The trial lineup doesn't include any of Disney or Fox's cable networks, or any regional sports networks or premium movie channels. Company co-founder Phil Wiser said the trial offers just a snapshot of what will be available when the company does its official launch, and that it's still in talks with content providers. I have trouble seeing how Sezmi could compete with ESPN and the Disney Channel, Fox's news and sports channels, FX, HBO and Showtime. But I also wonder, if they add those channels, how they could stay at $25 all-inclusive price.
The service transmits cable networks over the air, through digital TV frequencies leased from a few local broadcasters. They can use those airwaves much more efficiently than broadcasters can, enabling them to transmit multiple high-definition streams in a single channel. But Sezmi doesn't have nearly as much bandwidth at its disposal as cable operators do, which means the amount of high-definition programming may be more limited. The company wouldn't say how much HD it would deliver, just that "the most popular content on the most popular networks will be in HD as available."
The reliance on over-the-air transmissions for much of the programming means that homes with poor TV reception may not be able to use Sezmi. Company officials say that the "smart reception system" is the highest- performing over-the-air receiver ever built, using multiple technologies to grab signals more reliably than the typical antenna. In fact, Chief Executive Buno Pati said, the company expects to be able to serve 80% to 85% of the customer base in Los Angeles. That's important because the city is a key market for Sezmi, with the country's highest number of households that do not subscribe to cable or satellite.
The service takes the walled-garden approach to the Internet, providing access only to the sites it chooses. And at this point, the lineup consists only of YouTube, Crackle, OnNetworks and an array of podcasts. That's far too thin a sampling of the bounty available online. Company president Phil Wiser said that, as with Sezmi's selection of cable channels, the lineup of Web programming will be broader at launch.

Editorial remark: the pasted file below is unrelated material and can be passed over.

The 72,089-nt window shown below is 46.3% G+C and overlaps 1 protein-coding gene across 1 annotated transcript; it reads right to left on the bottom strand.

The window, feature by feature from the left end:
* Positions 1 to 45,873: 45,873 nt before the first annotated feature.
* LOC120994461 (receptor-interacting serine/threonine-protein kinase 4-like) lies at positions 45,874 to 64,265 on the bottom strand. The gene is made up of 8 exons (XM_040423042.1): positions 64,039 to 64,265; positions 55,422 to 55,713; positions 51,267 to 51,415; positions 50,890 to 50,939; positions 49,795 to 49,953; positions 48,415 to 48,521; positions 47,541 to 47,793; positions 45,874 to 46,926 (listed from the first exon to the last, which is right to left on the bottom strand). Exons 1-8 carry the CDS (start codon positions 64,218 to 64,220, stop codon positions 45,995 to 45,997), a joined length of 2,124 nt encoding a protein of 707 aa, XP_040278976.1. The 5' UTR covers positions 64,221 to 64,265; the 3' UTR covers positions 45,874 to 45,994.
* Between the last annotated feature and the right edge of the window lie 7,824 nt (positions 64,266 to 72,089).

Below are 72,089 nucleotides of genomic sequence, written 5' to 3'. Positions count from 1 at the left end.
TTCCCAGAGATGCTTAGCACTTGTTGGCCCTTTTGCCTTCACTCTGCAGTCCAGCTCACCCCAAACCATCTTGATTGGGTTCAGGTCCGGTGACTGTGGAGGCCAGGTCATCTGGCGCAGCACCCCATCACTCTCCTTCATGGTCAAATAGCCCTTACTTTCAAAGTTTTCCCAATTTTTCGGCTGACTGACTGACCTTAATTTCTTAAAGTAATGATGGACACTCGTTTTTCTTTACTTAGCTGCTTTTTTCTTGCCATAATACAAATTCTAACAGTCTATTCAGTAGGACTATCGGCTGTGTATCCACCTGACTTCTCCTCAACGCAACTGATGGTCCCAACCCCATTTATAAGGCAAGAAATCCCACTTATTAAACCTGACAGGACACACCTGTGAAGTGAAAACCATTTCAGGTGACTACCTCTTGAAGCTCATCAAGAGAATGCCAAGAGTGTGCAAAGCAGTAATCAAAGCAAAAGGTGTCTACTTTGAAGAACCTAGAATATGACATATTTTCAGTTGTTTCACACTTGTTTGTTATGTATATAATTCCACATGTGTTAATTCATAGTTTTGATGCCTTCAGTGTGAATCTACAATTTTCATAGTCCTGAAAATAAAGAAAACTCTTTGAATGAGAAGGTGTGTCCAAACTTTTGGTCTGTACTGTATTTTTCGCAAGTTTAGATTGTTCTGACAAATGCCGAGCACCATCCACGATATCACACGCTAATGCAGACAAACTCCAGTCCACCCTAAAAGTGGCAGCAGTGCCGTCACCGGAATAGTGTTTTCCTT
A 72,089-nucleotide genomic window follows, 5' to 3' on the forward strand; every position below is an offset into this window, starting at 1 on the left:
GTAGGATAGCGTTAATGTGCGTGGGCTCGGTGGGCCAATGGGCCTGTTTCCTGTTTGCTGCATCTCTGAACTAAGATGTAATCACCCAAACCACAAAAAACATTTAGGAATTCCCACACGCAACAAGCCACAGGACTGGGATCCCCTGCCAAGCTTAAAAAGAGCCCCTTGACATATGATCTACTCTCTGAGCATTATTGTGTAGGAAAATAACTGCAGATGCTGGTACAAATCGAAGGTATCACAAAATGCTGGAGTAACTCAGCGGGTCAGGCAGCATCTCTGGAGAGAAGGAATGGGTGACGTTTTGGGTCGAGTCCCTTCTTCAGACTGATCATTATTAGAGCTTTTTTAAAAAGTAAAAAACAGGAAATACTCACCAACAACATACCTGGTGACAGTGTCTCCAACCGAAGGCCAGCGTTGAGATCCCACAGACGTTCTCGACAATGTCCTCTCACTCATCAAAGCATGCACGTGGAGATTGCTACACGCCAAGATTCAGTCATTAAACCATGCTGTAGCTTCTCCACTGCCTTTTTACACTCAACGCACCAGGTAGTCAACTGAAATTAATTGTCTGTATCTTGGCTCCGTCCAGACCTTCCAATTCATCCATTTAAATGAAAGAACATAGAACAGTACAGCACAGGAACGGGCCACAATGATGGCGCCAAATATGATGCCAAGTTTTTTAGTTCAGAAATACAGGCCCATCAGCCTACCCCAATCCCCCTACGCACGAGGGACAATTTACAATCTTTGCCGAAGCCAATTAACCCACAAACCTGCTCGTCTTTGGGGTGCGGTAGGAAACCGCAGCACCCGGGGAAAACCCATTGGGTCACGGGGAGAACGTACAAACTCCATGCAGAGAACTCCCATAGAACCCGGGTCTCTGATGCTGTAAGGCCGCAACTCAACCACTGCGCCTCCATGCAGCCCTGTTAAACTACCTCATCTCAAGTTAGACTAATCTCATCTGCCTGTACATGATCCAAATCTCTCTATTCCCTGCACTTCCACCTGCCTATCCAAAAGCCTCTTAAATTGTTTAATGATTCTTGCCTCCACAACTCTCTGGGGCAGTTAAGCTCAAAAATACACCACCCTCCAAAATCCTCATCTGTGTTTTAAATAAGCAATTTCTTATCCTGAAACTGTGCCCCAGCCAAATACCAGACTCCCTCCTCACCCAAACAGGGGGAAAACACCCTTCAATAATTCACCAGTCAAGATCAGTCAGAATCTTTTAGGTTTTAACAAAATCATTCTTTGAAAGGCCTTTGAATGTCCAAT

Finally, the company may emphasize personalized program guides and on-demand viewing, but when it comes to pricing, Sezmi sells channels in bundles that cannot be customized. That's not much of a change from cable or satellite services, although Sezmi's prices are far lower. Pati and Wiser put a more positive spin on the company's approach, saying Sezmi planned to offer only the most popular cable networks in its streamlined bundles. The advantage that Sezmi has TV-over-the-Internet competitors, Wiser said, is that it offers networks "economics that are in line with what they have today" -- a cut of Sezmi's subscription fees, in addition to the revenue the networks generate from advertising. That's something Hulu can't do, at least not yet.
Sezmi's investors don't seem to mind any of these issues. The company just announced that it has raised an additional $25 million from previous funders Morgenthaler Ventures, Omni Capital, TD Fund, Index Ventures and Legend Ventures, as well as one undisclosed new backer.
Images courtesy of Sezmi
-- Jon Healey